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2. President's Council on Aging.-The Council was established by Executive Order 11022 of May 14, 1962, to advise the President regarding programs and developments in the field of aging, to assist in the coordination of Federal aging programs, and to promote the sharing and dissemination of information on the many aspects of aging among Federal agencies and between them and State, local, or private groups. The heads of the following agencies were named as council members: Health, Education, and Welfare (chairman), Agriculture, Commerce, Labor, Treasury, Civil Service Commission, Housing and Home Finance Agency, and Veterans Administration. The activities of the Council were supported by financial
contributions from the member agencies. In 1966 this activity will be financed from funds appropriated to the Welfare Administration.
3. President's Council on Physical Fitness.-The Council was established by Executive Order 11074 of January 8, 1963, to foster improvements in existing programs and promote additional efforts to enhance the physical fitness of Americans. Members of the Council are the following agency heads: Secretaries of Health, Education, and Welfare (chairman), Defense, Interior, Agriculture, Commerce, Labor; the Attorney General, and the Administrator of the Housing and Home Finance Agency. The Council's activities were supported by financial contributions of the member agencies. In 1966 this activity will be financed from funds appropriated to the Public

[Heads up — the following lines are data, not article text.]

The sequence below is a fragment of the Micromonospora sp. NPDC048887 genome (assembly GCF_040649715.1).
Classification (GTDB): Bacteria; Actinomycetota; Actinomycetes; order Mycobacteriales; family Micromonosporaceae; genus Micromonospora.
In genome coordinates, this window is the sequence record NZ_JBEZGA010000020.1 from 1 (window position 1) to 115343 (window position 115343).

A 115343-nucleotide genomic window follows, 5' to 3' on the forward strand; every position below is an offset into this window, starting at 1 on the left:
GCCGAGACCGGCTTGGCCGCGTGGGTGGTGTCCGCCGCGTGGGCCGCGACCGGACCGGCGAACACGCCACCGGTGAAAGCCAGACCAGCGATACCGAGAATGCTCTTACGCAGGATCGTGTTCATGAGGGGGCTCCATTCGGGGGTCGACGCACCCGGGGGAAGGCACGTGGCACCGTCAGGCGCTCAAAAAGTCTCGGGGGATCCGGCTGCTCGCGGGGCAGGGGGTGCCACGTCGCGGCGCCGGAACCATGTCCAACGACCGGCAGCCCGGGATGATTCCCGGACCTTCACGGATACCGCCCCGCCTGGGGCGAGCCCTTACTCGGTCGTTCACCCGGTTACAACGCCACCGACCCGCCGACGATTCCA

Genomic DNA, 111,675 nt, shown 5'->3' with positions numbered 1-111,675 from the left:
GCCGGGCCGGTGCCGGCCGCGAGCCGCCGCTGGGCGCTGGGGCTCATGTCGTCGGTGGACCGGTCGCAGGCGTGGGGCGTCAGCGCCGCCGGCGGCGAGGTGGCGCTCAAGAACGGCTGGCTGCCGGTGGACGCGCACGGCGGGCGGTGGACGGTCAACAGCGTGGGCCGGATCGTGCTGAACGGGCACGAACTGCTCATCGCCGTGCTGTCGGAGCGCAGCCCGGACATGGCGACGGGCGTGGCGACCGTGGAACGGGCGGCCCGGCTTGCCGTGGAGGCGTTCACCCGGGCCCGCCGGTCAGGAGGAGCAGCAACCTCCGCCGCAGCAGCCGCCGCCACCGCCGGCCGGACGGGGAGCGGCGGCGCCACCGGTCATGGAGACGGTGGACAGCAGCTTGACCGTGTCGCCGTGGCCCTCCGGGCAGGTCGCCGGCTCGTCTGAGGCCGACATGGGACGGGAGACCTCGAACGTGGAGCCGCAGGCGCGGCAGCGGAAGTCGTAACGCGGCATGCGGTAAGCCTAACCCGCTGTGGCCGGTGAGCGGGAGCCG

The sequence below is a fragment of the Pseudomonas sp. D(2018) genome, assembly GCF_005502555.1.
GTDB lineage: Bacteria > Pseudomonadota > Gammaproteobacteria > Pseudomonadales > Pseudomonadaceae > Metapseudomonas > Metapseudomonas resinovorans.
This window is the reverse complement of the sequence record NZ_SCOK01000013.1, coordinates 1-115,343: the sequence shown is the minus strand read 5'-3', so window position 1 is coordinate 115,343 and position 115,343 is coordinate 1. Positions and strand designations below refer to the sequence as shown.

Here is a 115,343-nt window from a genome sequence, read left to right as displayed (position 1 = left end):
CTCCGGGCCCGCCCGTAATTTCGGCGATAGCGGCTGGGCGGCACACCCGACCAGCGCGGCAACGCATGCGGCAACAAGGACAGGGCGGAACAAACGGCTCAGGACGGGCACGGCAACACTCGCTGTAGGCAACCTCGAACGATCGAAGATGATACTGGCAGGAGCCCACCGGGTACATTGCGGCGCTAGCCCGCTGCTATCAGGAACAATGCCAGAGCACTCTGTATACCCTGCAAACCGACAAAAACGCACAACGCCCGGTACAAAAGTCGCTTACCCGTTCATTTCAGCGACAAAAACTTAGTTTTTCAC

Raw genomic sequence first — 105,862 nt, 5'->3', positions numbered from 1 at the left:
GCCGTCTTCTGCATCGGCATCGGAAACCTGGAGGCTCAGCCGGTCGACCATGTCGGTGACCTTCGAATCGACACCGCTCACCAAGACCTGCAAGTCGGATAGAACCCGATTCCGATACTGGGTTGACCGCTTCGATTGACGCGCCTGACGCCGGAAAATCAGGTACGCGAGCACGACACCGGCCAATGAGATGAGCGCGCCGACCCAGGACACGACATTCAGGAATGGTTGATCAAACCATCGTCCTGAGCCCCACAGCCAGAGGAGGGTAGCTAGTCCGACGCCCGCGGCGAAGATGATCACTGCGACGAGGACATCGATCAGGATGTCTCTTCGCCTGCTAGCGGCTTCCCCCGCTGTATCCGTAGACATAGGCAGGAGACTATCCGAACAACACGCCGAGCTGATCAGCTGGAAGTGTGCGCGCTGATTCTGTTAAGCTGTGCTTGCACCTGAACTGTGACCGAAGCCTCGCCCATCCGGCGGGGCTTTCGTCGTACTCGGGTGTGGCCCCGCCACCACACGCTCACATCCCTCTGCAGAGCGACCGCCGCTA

4. Intraagency Committee on Mental Retardation.— Committee serves in an advisory capacity in the consideration of departmentwide policies, programs, procedures, activities, and related matters.
Object Classification (in thousands of dollars)
and classification and compensation plan covering the selection, tenure in office, and compensation of their employees, because of any disapproval of their personnel or the manner of their selection by the agencies of the said States, or the rates of pay of said officers or employees.
SEC. 202. The Secretary is authorized to make such transfers of motor vehicles, between bureaus and offices, without transfer of funds, as may be required in carrying out the operations of the Department.